Interplay between DsbA1, DsbA2 and C8J_1298 Periplasmic Oxidoreductases of Campylobacter jejuni and Their Impact on Bacterial Physiology and Pathogenesis.Banas, A.M., Bocian-Ostrzycka, K.M., Dunin-Horkawicz, S., Ludwiczak, J., Wilk, P., Orlikowska, M., Wyszynska, A., Dabrowska, M., Plichta, M., Spodzieja, M., Polanska, M.A., Malinowska, A., Jagusztyn-Krynicka, E.K.
(2021) Int J Mol Sci 22
- PubMed: 34948248
- DOI: 10.3390/ijms222413451
- Primary Citation of Related Structures:
7PQ7, 7PQ8, 7PQF
- PubMed Abstract:
The bacterial proteins of the Dsb family catalyze the formation of disulfide bridges between cysteine residues that stabilize protein structures and ensure their proper functioning. Here, we report the detailed analysis of the Dsb pathway of Campylobacter jejuni ...
The bacterial proteins of the Dsb family catalyze the formation of disulfide bridges between cysteine residues that stabilize protein structures and ensure their proper functioning. Here, we report the detailed analysis of the Dsb pathway of Campylobacter jejuni . The oxidizing Dsb system of this pathogen is unique because it consists of two monomeric DsbAs (DsbA1 and DsbA2) and one dimeric bifunctional protein (C8J_1298). Previously, we showed that DsbA1 and C8J_1298 are redundant. Here, we unraveled the interaction between the two monomeric DsbAs by in vitro and in vivo experiments and by solving their structures and found that both monomeric DsbAs are dispensable proteins. Their structures confirmed that they are homologs of EcDsbL. The slight differences seen in the surface charge of the proteins do not affect the interaction with their redox partner. Comparative proteomics showed that several respiratory proteins, as well as periplasmic transport proteins, are targets of the Dsb system. Some of these, both donors and electron acceptors, are essential elements of the C. jejuni respiratory process under oxygen-limiting conditions in the host intestine. The data presented provide detailed information on the function of the C. jejuni Dsb system, identifying it as a potential target for novel antibacterial molecules.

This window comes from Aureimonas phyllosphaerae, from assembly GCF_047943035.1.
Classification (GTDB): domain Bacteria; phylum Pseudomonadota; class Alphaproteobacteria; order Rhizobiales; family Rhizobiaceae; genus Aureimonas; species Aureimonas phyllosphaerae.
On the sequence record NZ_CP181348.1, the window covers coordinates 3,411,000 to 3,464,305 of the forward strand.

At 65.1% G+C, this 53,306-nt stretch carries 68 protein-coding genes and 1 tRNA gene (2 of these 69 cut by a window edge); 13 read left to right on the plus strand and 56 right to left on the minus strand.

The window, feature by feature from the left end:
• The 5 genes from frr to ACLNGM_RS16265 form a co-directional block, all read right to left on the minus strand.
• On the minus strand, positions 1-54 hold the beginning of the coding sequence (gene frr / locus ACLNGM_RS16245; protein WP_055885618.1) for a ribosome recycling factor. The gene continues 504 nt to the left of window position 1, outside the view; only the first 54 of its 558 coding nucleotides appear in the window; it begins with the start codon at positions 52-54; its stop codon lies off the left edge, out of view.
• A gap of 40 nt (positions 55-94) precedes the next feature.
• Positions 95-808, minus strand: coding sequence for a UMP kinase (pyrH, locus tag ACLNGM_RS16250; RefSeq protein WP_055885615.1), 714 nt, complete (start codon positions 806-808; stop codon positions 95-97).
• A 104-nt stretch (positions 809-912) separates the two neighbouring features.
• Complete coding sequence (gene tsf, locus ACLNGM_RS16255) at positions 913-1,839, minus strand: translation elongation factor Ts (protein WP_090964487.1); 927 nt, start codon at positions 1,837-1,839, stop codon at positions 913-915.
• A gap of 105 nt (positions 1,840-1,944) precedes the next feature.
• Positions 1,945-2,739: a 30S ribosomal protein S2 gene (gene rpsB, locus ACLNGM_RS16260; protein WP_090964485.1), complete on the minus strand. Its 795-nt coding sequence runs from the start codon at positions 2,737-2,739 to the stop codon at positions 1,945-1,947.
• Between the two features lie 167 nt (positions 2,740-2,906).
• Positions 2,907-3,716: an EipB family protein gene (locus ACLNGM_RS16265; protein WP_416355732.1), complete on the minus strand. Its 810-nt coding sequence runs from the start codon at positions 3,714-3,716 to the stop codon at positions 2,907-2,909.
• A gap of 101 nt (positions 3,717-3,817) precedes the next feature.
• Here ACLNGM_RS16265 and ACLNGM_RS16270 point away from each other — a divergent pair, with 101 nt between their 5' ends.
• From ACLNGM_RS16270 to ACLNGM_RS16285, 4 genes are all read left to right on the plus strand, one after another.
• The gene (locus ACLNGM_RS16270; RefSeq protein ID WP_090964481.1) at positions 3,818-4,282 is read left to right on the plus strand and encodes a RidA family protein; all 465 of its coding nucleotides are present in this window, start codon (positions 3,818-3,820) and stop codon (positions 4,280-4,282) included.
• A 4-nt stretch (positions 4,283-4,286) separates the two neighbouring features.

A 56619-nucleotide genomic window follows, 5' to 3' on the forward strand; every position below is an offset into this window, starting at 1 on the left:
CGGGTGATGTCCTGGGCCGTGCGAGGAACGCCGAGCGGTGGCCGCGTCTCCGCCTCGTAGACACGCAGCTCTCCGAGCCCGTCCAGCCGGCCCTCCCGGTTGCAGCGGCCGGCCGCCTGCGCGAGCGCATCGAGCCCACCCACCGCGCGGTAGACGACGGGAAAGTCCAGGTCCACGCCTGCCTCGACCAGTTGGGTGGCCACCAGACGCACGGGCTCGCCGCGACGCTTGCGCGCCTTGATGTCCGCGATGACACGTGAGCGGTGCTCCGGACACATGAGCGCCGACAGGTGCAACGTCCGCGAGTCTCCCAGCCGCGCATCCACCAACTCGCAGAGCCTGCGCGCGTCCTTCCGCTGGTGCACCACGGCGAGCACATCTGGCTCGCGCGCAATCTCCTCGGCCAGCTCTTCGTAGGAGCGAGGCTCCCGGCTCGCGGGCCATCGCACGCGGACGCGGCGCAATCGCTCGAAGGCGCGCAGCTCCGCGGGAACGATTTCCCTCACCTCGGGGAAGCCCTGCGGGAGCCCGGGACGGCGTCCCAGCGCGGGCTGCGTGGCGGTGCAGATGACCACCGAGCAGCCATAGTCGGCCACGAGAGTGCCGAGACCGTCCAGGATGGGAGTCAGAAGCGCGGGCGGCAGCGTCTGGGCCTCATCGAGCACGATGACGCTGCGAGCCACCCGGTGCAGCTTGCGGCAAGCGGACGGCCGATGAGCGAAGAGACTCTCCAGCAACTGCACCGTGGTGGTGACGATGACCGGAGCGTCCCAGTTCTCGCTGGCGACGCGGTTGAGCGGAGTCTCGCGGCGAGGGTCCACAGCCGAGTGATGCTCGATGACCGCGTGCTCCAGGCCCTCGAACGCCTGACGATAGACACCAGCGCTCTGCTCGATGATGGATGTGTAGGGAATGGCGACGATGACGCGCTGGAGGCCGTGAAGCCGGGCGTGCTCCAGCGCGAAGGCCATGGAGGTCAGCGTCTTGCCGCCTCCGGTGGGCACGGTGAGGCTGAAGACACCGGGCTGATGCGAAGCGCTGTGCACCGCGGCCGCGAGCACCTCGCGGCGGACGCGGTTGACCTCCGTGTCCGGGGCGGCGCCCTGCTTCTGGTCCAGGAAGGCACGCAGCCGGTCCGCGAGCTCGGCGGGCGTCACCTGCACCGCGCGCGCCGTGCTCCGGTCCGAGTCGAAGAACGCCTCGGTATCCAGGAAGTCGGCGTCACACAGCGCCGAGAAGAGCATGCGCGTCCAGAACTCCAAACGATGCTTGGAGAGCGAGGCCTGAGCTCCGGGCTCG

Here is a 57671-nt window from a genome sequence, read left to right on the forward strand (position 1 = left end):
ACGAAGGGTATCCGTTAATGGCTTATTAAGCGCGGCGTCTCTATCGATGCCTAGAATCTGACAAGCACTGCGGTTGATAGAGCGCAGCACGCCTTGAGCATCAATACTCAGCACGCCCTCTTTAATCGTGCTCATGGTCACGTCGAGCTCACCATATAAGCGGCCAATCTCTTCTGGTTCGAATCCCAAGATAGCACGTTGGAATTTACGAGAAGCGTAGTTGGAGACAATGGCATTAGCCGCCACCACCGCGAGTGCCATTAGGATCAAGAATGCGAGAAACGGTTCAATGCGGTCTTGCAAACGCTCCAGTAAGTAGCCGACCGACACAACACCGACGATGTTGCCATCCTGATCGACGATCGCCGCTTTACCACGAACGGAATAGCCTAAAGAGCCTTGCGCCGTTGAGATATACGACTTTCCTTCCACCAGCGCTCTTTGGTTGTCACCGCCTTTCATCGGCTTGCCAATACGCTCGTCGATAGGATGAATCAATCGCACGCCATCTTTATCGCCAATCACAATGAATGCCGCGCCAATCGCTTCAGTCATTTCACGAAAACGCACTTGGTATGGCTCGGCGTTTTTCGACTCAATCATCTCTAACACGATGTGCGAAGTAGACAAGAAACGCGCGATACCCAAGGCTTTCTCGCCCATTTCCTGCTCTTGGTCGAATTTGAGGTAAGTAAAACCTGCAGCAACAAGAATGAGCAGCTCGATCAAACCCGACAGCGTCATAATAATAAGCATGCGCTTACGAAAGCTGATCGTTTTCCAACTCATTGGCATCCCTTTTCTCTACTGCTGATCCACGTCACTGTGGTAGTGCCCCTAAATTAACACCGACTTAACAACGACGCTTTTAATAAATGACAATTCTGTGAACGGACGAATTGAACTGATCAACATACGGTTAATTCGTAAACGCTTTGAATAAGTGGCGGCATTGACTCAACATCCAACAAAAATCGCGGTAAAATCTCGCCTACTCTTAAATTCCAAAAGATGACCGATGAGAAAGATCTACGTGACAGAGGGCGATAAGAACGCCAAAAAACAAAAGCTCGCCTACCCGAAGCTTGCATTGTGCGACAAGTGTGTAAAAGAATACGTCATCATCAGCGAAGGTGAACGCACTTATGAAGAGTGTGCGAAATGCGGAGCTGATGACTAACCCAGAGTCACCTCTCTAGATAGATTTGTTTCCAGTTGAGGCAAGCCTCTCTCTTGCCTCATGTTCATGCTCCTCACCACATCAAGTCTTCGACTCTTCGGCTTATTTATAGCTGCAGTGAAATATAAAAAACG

Department of Bacterial Genetics, Faculty of Biology, Institute of Microbiology, University of Warsaw, 02-096 Warsaw, Poland.